The Artists
Vince Gill




Vince Gill is quite simply a living prism refracting all that is good in country music. He uses the crystal planes of his songwriting, his playing, and his singing to give us a musical rainbow that embraces all men and spans all seasons." - Kyle Young/Country Music Foundation on Vince's induction into the Country Music Hall of Fame.
Vincent Grant Gill was born April 12, 1957 in Norman, Okla. His father encouraged him to learn to play guitar and banjo, which he did along with bass, mandolin, dobro and fiddle. While in high school, he performed in the bluegrass band Mountain Smoke, which built a strong local following and opened a concert for Pure Prairie League.

After graduating high school in 1975, Gill moved to Louisville, Ky. to be part of the band Bluegrass Alliance. After a brief time in Ricky Skaggs’s Boone Creek band, Gill moved to Los Angeles and joined Sundance, a bluegrass group fronted by fiddler Byron Berline. In 1979, he joined Pure Prairie League as lead singer and recorded three albums with the band, the first of which yielded the Top Ten pop hit “Let Me Love You Tonight” in 1980. Departing the group in 1981, Gill joined Rodney Crowell’s backing band the Cherry Bombs, where he met and worked with Tony Brown and Emory Gordy Jr., both of whom would later produce many of his future solo albums.

In 1983, Gill signed with RCA Records and moved with his wife Janis and daughter Jenny to Nashville to pursue his dream of being a Country Music artist. His debut mini-album Turn Me Loose (produced by Gordy) was released the following year, featuring his first charting solo single, “Victim of Life’s Circumstance.” The Things That Matter, his first full album was released later that year, featuring two Top 10 hits: a duet with Rosanne Cash on “If It Weren’t For Him” and a solo hit with “Oklahoma Borderline.” In 1987 he achieved his first Top 5 single, “Cinderella,” from his album The Way Back Home. In addition to performing as a solo artist, Gill also worked frequently as a studio musician, wrote songs for other artists and toured with Emmylou Harris.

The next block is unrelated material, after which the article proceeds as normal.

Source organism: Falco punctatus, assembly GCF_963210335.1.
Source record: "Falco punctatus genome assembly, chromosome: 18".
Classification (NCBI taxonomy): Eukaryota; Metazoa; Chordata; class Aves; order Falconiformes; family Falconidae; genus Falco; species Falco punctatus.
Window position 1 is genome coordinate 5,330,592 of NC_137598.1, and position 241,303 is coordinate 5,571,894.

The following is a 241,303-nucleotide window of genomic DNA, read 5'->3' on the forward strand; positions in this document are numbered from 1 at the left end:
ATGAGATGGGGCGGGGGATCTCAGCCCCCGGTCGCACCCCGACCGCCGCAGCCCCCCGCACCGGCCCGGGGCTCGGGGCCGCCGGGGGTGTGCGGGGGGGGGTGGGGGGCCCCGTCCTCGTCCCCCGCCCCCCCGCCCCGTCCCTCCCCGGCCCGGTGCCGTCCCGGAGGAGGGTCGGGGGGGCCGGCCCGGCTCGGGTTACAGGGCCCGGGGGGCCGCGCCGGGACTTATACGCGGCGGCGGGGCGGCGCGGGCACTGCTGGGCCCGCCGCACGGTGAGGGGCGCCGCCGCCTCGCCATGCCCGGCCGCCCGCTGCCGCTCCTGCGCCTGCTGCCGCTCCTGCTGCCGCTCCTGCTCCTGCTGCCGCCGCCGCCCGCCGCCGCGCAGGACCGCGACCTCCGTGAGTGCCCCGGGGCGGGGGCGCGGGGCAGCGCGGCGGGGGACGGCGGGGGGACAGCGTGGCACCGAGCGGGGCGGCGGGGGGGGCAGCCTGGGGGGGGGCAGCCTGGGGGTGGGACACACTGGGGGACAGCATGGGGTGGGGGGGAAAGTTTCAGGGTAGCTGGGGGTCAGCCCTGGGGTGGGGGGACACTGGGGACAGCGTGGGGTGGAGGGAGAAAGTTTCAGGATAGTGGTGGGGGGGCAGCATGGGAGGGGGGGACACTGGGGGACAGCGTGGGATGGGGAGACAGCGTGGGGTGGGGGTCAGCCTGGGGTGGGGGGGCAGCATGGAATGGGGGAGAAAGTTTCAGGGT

Gill signed with MCA Records in 1989, reuniting with Brown as a producer, and released the album When I Call Your Name. While the debut single “Oklahoma Swing” (a duet with Reba McEntire) reached the Top 20, it was the title cut that firmly established the singer as a new force on the Country Music scene. The song peaked at No. 2 and earned Gill his first CMA Award (Single of the Year) and his first Grammy Award (Best Male Country Vocal Performance) in 1990. The next single, “Never Knew Lonely,” peaked at No. 3 and the album was certified Platinum by the RIAA for sales of more than one million copies.

Declining an offer from Mark Knopfler to join Dire Straits as a full-time member, Gill went on to record his next album Pocket Full of Gold, which also became a Platinum certified album after it was released in 1991. The album featured four Top 10 hits including the title cut, “Liza Jane,” “Look at Us” and “Take Your Memory With You.” That year he also earned his first CMA Vocal Event of the Year Award for his performance with Mark O’Connor and the New Nashville Cats (featuring Gill, Ricky Skaggs and Steve Wariner). In 1992 he released the quadruple-Platinum certified I Still Believe In You. The title cut became Gill’s first No. 1 single, followed quickly by “Don’t Let Our Love Start Slippin’ Away.” The album also featured the hits “One More Last Chance,” “Tryin’ to Get Over You” and “No Future in the Past.” Gill also topped the charts with “The Heart Won’t Lie,” his second duet with McEntire, which was featured on her album It’s Your Call.

Vince Gill co-hosted the CMA Awards for the first time in 1992. He continued to host “Country Music’s Biggest Night™” for 12 consecutive years, ending his run in 2003. Gill not only set a record for the most times anyone has consecutively hosted a televised award show, but he set the bar for other television awards emcees with his respect for his peers and the audience, quick ad libs and gentle humor.